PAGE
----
Jon Fitch batters Diego Sanchez from top control. Is American wrestling truly stifling the growth of MMA?
Over the past week or two, many major MMA media sites and blogs have been running opinion pieces in parallel with Michael Schiavello's piece at Heavy.com talking about the potential for American wrestling stifling the growth of mixed martial arts. Schiavello's opinion ultimately dwindles down to the point that the mixed martial artists must continue to evolve and learn:
Fighters like Anderson Silva, Georges St Pierre, Gegard Mousasi, Fedor Emelianenko and Lyoto Machida continue to put the martial arts into Mixed Martial Arts and showcase the type of amazing, all-round, multi-skilled and high-level athlete this sport can produce. And more than ever before, it is the likes of Silva, Fedor, Mousasi, and St Pierre who must not rest on their laurels (as perhaps Mousasi did in preparing for King Mo) and need to keep working hard to maintain that edge, knowing that America’s superb and powerful wrestlers are the next wave to hit MMA (just as Brazilian Jiu Jitsu was the first wave) and they can either learn how to surf that wave to victory or be drowned beneath its force.
I completely agree with Schiavello's stance here, and it saddens me that a lot of MMA media is quick to point that the piece is basically saying Schiavello is anti-wrestling. I'd take the opposite view and state that Schiavello is pro-mixed martial arts.
There are plenty of fighters near the top of each weight class who don't call "wrestling" their primary offensive weapon to victory. B.J. Penn, Fedor Emelianenko, Anderson Silva, and Jose Aldo come to mind, but there are the wrestlers of the style mentioned in the piece like Jon Fitch, Josh Koscheck, Georges St. Pierre, Brock Lesnar, and countless others who do encompass all the attributes of a wrestler who will completely neutralize and punish their opponents from the top.
The answer has either been to outwrestle these types of fighters and implement your own top control game, or in the case of fighters like Mauricio "Shogun" Rua, Lyoto Machida, Fedor Emelianenko, or Anderson Silva -- be absolutely head and shoulders above those fighters in most areas of your skill-set while also possesses some skills to counter a wrestler.
While some of these fighters have yet to battle a positionally dominant wrestler, some in this group have evolved their repertoire for skills to counter these smothering competitors. Fedor's transition skills in combination with his submission ability took out Olympians like Matt Lindland and Mark Coleman while Anderson Silva's intimidating striking and underrated ground skills choked out Dan Henderson. Brazilian jiu-jitsu black belt Bibiano Fernandes was able to submit an Olympic gold-medal favorite in Joe Warren in Japan.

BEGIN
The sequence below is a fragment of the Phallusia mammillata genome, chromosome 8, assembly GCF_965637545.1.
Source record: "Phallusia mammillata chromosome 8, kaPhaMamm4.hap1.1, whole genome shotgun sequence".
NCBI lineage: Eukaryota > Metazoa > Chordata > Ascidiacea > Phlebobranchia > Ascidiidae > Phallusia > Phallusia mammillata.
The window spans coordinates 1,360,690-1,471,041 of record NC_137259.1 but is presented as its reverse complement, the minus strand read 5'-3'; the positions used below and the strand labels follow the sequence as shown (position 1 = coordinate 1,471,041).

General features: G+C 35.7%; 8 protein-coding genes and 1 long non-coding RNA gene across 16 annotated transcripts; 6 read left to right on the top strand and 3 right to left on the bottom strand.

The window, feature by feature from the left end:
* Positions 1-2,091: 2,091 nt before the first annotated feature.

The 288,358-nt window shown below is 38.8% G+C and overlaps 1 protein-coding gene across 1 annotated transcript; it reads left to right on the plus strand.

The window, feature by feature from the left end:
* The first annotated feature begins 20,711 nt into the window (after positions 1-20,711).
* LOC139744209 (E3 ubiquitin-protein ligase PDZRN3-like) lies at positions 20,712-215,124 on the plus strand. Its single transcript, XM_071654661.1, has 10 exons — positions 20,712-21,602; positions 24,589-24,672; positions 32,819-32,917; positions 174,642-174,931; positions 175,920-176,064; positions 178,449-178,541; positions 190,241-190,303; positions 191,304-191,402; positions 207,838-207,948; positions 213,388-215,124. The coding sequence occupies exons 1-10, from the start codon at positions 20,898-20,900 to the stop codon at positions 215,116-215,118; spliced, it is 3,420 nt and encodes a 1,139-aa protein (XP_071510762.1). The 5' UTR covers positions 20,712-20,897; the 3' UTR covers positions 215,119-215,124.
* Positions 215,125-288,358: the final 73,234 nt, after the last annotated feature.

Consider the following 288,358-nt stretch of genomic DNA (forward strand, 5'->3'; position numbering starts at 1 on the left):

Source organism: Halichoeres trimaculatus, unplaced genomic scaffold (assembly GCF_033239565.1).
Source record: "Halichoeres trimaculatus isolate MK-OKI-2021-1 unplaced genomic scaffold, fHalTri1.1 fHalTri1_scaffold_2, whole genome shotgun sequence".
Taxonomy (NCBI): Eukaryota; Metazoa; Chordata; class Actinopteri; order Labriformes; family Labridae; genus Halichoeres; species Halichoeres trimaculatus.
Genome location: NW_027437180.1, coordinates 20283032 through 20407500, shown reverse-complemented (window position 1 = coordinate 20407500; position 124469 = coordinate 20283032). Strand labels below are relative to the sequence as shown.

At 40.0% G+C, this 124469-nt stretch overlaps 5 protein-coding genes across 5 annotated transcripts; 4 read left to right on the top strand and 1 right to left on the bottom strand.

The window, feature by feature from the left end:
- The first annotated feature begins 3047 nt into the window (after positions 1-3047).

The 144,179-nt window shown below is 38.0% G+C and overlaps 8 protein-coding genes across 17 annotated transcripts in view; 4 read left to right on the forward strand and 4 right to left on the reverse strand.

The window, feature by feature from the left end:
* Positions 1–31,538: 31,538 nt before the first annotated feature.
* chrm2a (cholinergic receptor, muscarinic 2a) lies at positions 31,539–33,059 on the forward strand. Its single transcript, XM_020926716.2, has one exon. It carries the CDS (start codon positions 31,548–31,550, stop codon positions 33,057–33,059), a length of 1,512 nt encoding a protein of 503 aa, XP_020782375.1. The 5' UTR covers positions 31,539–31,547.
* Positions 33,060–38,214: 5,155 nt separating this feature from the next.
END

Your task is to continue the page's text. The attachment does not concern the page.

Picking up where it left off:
Sure, we could argue that many of these names never evolved or learned the other areas they needed to learn in order to be successful, but that's exactly the point I'm making. These other martial arts such as Judo, Brazilian jiu-jitsu, and Karate have caused many of these wrestlers to explore those areas in order to defend techniques against their own skill-set, but are the complete mixed martial artists evolving to account for their deficiency in wrestling?
I think the dominating top control style of American wrestlers is actually helping many of the athletes in this sport evolve considerably. Sure, wrestlers have an advantage in that they can move toward the top of their weight class using primarily a wrestling skill-set with some knowledge of how to strike from the top and basic submissions, but they do need to learn the art of Brazilian jiu-jitsu in order to avoid submissions. Eventually, they'll run into a complete fighter who has the strength and knowledge to stuff takedowns, and their failure will be imminent when said opponent happens to know how to strike effectively.
It's a fighter's job to evolve and add skills to their arsenal to neutralize those types of gameplans, and if they can't stop a NCAA Division I champion from pounding the life out of them -- They've got some work to do.
Some would say that this stance really isn't the issue, that the real issue is that these ground n' pound specialists create boredom in the fight game. The real dilemma is that straight wrestlers must evolve because there is an appeal factor that upper-tier promotions require from their fighters. Simply take a look at Yushin Okami's career path and style in the past. Luckily, he put on a dizzying display of boxing in his last fight, and now Dana White seems to be singing praises about him.
There is a two-front resistance when we talk about wrestling in MMA. They can win dominantly in boring fashion and progress their careers, but there is a level of career progression that they hit before being a dominating wrestler just doesn't cut it. Beating top competition in stale fashion from top control works, but evolving offers more benefits such as pay-per-view time, bonuses, more pay, and the chance to become a fan-favorite star.
Some fighters will tell you that they simply don't care and want to win, and as much as I love Antonio McKee -- the guy falls into a category of fighter that will never progress a Strikeforce or UFC level. He's rather old, but if he were say... 25 years old and as dominant as he is from top control, he'd still be slugging it out in the minors. For this reason alone, wrestlers will evolve, at least at the upper levels.
Just like Brazilian jiu-jitsu., wrestling will help evolve the sport. Fighters had to suddenly learn the art of BJJ in order to compete in mixed martial arts instead of being bar-room brawlers, and now we're at a new level. Not only has the sport evolved into what it is today, but now we're seeing the skills of wrestling evolve it even further.